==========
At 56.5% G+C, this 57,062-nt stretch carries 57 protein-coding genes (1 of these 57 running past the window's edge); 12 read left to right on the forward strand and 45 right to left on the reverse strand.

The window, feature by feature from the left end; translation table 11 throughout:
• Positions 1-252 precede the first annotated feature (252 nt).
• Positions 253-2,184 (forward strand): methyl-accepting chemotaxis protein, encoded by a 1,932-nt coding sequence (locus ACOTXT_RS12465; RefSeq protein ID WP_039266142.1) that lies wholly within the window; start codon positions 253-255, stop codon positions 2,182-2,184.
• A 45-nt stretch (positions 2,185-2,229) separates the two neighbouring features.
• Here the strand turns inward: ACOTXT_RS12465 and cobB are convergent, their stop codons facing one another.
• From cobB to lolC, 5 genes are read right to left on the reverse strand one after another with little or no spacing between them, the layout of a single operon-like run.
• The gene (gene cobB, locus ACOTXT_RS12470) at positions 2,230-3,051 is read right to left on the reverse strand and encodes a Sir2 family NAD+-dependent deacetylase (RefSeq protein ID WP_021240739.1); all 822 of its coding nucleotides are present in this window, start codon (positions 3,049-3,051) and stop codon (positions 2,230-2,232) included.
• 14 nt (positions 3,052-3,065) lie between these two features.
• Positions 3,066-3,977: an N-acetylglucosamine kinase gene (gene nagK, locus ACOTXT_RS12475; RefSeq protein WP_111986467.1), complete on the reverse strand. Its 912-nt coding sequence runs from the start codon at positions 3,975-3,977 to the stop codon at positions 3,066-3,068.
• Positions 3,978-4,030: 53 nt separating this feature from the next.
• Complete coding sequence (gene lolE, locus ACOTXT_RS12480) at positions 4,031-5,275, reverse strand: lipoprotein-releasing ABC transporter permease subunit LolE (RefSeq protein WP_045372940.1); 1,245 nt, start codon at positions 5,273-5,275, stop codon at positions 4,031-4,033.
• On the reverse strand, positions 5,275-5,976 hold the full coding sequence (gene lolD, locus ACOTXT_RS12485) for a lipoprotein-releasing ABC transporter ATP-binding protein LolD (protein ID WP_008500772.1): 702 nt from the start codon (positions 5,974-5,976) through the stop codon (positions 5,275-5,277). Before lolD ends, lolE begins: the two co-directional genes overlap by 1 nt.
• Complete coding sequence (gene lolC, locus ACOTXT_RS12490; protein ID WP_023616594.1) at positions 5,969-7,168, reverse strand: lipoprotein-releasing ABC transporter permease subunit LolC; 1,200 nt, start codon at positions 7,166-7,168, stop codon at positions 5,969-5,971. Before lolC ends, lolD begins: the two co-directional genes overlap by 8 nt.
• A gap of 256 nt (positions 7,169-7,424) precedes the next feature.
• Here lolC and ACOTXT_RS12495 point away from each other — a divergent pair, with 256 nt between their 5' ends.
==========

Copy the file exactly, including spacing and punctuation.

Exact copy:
At 56.5% G+C, this 57,062-nt stretch carries 57 protein-coding genes (1 of these 57 running past the window's edge); 12 read left to right on the forward strand and 45 right to left on the reverse strand.

The window, feature by feature from the left end; translation table 11 throughout:
• Positions 1-252 precede the first annotated feature (252 nt).
• Positions 253-2,184 (forward strand): methyl-accepting chemotaxis protein, encoded by a 1,932-nt coding sequence (locus ACOTXT_RS12465; RefSeq protein ID WP_039266142.1) that lies wholly within the window; start codon positions 253-255, stop codon positions 2,182-2,184.
• A 45-nt stretch (positions 2,185-2,229) separates the two neighbouring features.
• Here the strand turns inward: ACOTXT_RS12465 and cobB are convergent, their stop codons facing one another.
• From cobB to lolC, 5 genes are read right to left on the reverse strand one after another with little or no spacing between them, the layout of a single operon-like run.
• The gene (gene cobB, locus ACOTXT_RS12470) at positions 2,230-3,051 is read right to left on the reverse strand and encodes a Sir2 family NAD+-dependent deacetylase (RefSeq protein ID WP_021240739.1); all 822 of its coding nucleotides are present in this window, start codon (positions 3,049-3,051) and stop codon (positions 2,230-2,232) included.
• 14 nt (positions 3,052-3,065) lie between these two features.
• Positions 3,066-3,977: an N-acetylglucosamine kinase gene (gene nagK, locus ACOTXT_RS12475; RefSeq protein WP_111986467.1), complete on the reverse strand. Its 912-nt coding sequence runs from the start codon at positions 3,975-3,977 to the stop codon at positions 3,066-3,068.
• Positions 3,978-4,030: 53 nt separating this feature from the next.
• Complete coding sequence (gene lolE, locus ACOTXT_RS12480) at positions 4,031-5,275, reverse strand: lipoprotein-releasing ABC transporter permease subunit LolE (RefSeq protein WP_045372940.1); 1,245 nt, start codon at positions 5,273-5,275, stop codon at positions 4,031-4,033.
• On the reverse strand, positions 5,275-5,976 hold the full coding sequence (gene lolD, locus ACOTXT_RS12485) for a lipoprotein-releasing ABC transporter ATP-binding protein LolD (protein ID WP_008500772.1): 702 nt from the start codon (positions 5,974-5,976) through the stop codon (positions 5,275-5,277). Before lolD ends, lolE begins: the two co-directional genes overlap by 1 nt.
• Complete coding sequence (gene lolC, locus ACOTXT_RS12490; protein ID WP_023616594.1) at positions 5,969-7,168, reverse strand: lipoprotein-releasing ABC transporter permease subunit LolC; 1,200 nt, start codon at positions 7,166-7,168, stop codon at positions 5,969-5,971. Before lolC ends, lolD begins: the two co-directional genes overlap by 8 nt.
• A gap of 256 nt (positions 7,169-7,424) precedes the next feature.
• Here lolC and ACOTXT_RS12495 point away from each other — a divergent pair, with 256 nt between their 5' ends.